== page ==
Wednesday, March 20, 2013

A King Matyas tale for the masses

So here is my telling of a folktale that is very popular in Hungary.

King Matyas (Matthias) I ruled over the Hungarian Kingdom in the 15th century. He was a Renaissance king who did not only fight against the Turkish empire with his famous Black Army, but also built a library, embraced Renaissance culture, and introduced its music, literature and fashion to the kingdom.
There are hundreds of folktales about King Matyas. Most of them talk about how he would disguise himself as a traveling student or a poor man and go from town to town, seeing the affairs of his subjects with his own eyes, and dispensing a trickter's justice. This following tale is one of the most famous ones:

King Matyas and the Mayor of Gyevi

One day King Matyas and one of his advisers was out in plain clothes, hunting, when they realized that night was about to fall and they were not going to make it back to the castle on time. The adviser suggested staying the night in the nearby town of Gyevi, and the King agreed with the idea.

The two travelers walked into town just as the moon was creeping up on the sky. Some of the local women were outside their houses, peering at them curiously.

"There must be a lot of rain where these men come from" one giggled "I have never seen a man so tall and handsome!"

Before the king could smile and give thanks for the compliment, an old man cut in:

"Except for the mayor!"

Well, that was strange, but the King shrugged it off and walked over to a spacious building nearby. Outside the door a group of men were sharing an evening smoke from their pipes.

"Good evening, brothers! Is this the inn?"

"It is."

"Do they serve white bread inside?"

"Not even cardinals eat the like."

"Except for the mayor."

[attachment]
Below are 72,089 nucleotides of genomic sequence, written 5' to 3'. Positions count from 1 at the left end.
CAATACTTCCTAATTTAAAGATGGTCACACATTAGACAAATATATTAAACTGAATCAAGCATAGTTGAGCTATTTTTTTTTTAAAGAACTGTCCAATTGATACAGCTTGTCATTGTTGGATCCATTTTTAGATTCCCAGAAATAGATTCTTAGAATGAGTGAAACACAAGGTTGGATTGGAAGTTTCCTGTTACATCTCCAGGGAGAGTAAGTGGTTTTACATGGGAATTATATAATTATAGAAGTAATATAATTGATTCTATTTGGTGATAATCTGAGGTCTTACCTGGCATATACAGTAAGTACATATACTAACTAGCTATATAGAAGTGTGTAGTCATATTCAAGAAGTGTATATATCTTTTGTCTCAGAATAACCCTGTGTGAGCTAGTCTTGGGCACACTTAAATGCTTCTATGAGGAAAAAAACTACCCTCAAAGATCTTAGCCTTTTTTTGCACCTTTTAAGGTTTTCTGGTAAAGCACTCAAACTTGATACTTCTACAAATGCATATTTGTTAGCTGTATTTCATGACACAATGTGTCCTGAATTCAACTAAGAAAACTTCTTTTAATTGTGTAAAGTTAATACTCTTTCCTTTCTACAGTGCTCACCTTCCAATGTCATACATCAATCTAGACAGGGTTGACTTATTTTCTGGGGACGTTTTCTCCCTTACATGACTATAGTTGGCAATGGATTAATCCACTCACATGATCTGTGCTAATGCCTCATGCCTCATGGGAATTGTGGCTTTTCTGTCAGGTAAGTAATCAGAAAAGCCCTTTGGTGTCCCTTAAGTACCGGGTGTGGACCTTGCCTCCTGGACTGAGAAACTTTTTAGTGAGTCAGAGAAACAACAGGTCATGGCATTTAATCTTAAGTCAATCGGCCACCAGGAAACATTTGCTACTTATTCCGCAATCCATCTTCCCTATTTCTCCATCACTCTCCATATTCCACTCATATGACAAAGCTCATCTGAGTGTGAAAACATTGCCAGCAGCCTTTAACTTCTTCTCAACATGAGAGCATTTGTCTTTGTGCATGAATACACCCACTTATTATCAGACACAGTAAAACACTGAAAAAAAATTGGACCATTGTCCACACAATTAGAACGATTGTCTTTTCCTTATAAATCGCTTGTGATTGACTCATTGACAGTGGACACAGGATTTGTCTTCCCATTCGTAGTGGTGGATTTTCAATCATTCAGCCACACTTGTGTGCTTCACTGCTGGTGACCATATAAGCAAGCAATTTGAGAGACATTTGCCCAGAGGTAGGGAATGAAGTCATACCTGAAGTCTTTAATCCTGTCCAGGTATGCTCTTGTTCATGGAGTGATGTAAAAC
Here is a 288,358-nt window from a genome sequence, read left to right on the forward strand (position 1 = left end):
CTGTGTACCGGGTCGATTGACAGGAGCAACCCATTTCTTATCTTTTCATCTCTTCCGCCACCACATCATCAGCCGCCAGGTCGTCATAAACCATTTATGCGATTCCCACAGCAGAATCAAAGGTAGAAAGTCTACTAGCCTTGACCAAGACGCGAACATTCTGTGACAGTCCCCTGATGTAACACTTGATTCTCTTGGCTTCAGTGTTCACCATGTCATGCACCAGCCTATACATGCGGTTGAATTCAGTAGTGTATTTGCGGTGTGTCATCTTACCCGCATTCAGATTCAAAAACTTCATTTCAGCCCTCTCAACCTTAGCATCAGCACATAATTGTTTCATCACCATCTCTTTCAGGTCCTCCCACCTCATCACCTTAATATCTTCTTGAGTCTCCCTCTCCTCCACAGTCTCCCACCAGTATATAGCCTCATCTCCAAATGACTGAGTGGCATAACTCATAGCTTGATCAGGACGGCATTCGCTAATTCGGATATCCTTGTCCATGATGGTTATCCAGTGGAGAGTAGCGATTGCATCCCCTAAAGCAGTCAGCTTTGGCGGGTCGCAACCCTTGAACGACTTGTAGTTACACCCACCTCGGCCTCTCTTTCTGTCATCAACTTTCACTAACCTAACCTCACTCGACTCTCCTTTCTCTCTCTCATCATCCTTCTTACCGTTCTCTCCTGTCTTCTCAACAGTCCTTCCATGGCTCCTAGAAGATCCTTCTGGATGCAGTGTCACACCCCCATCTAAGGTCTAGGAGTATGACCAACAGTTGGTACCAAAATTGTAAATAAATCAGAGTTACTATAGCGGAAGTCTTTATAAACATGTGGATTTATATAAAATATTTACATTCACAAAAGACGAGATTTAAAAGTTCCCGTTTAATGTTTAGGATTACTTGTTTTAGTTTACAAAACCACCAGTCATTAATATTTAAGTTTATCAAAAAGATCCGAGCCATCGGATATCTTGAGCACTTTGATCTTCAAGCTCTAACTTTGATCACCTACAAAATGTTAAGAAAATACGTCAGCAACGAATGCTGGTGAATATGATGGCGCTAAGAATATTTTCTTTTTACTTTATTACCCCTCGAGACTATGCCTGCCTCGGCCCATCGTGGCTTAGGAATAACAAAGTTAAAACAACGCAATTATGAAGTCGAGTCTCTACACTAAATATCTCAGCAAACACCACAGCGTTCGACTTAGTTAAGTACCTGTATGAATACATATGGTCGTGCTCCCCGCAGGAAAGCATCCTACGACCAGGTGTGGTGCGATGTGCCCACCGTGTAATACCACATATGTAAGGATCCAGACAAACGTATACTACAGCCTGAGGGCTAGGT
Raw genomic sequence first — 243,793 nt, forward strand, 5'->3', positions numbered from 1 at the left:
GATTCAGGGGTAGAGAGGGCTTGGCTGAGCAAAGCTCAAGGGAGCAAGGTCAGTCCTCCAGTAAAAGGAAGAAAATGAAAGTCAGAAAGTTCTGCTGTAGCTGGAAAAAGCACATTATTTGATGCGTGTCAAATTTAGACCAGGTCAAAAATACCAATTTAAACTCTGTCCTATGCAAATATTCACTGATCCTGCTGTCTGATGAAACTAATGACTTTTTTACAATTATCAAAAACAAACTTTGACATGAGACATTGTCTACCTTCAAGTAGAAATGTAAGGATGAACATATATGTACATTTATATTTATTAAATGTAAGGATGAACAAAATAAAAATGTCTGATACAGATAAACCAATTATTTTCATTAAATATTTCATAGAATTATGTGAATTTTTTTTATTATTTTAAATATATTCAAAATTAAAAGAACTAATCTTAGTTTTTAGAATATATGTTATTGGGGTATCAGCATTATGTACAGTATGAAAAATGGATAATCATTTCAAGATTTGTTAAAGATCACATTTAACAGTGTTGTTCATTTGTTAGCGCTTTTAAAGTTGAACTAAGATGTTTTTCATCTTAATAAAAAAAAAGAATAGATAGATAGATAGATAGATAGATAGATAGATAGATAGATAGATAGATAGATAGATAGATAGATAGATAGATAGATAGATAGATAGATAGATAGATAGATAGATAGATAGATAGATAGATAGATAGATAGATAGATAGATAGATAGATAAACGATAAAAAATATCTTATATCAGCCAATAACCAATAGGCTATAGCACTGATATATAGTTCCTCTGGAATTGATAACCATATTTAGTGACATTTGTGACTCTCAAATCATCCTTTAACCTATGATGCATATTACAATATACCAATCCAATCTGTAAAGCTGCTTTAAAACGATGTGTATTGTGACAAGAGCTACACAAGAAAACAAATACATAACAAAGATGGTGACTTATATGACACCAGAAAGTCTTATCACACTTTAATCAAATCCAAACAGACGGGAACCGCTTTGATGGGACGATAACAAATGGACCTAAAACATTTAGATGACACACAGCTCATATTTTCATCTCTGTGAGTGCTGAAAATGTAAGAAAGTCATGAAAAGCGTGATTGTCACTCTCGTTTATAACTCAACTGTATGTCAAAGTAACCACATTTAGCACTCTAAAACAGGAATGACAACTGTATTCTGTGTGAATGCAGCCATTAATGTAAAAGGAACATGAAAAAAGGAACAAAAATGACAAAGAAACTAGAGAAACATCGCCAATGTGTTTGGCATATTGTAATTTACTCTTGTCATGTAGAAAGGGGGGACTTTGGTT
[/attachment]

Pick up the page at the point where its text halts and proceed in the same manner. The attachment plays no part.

"How about red wine?"

"Not even the Turkish sultan drinks wine like that."

"Except for the mayor!"

The adviser was about to inquire why the mayor has to be exempt from everything, but the king dragged him inside to eat. Once their hunger was satisfied, the King sat back in his chair, smiling at the innkeeper.

"Not even the king in Buda has eaten a meal like this today!" he chuckled.

"May it serve you well, master" the innkeeper bowed, and then realized he forgot something, and added in a hurry "...except for the mayor."

"I am not taking the mayor out of anything!"

"Yes you are, master, yes you are!" the innkeeper shook his head, alarmed.

"What a strange place this town is, may the devil take it!"

"Except for the mayor!"

"May the devil take the mayor first!"

At that point a fat, round little man stood up from a table in the corner and marched over to the King.

"It is the law in Gyevi that the mayor shall be exempt from everything!"

"Who made this law?"

"The mayor!"

"I want a word with that mayor!"

"You are looking at him."

The King looked at the fat little man.

"Well, as I said before, may the devil take you, sir."

And that was that. The mayor ordered the two travelers to be thrown into jail. But he was curious what kind of people they were, because they looked a little bit too good, so he decided to spy on them. All he could see, however, was the two of them sitting in their cell, writing something on a piece of paper, and chuckling to themselves.

In the morning, however, when the mayor woke up, there was a commotion outside his house: soldiers and guards dressed in bright colors surrounded the two travelers who had been let out of jail under the king's orders.

As the mayor appeared, the taller of the two unrolled a scroll of paper and started reading.

"His Royal Highness Kign Matyas embraces the people of Gyevi into his heart! Except for the mayor! They are all decent people and not idiots! Except for the mayor! He orders that no one should be paying taxes anymore! Except for the mayor! They shall eat from silver plates with golden spoons! Except for the mayor! They shall be given ten gold pieces as a parting gift! Except for the mayor!"

Matyas grinned at the mayor.

"See? I learned your law well after all!"

And with that, the King rolled up the paper, and rode away with his guards. The mayor covered his face in shame, ran away, and was never seen again.

1 comment:

  1. Thank you! I know so little about Hungarian folklore & am grateful to now know about King Matyas & this delightful tale.

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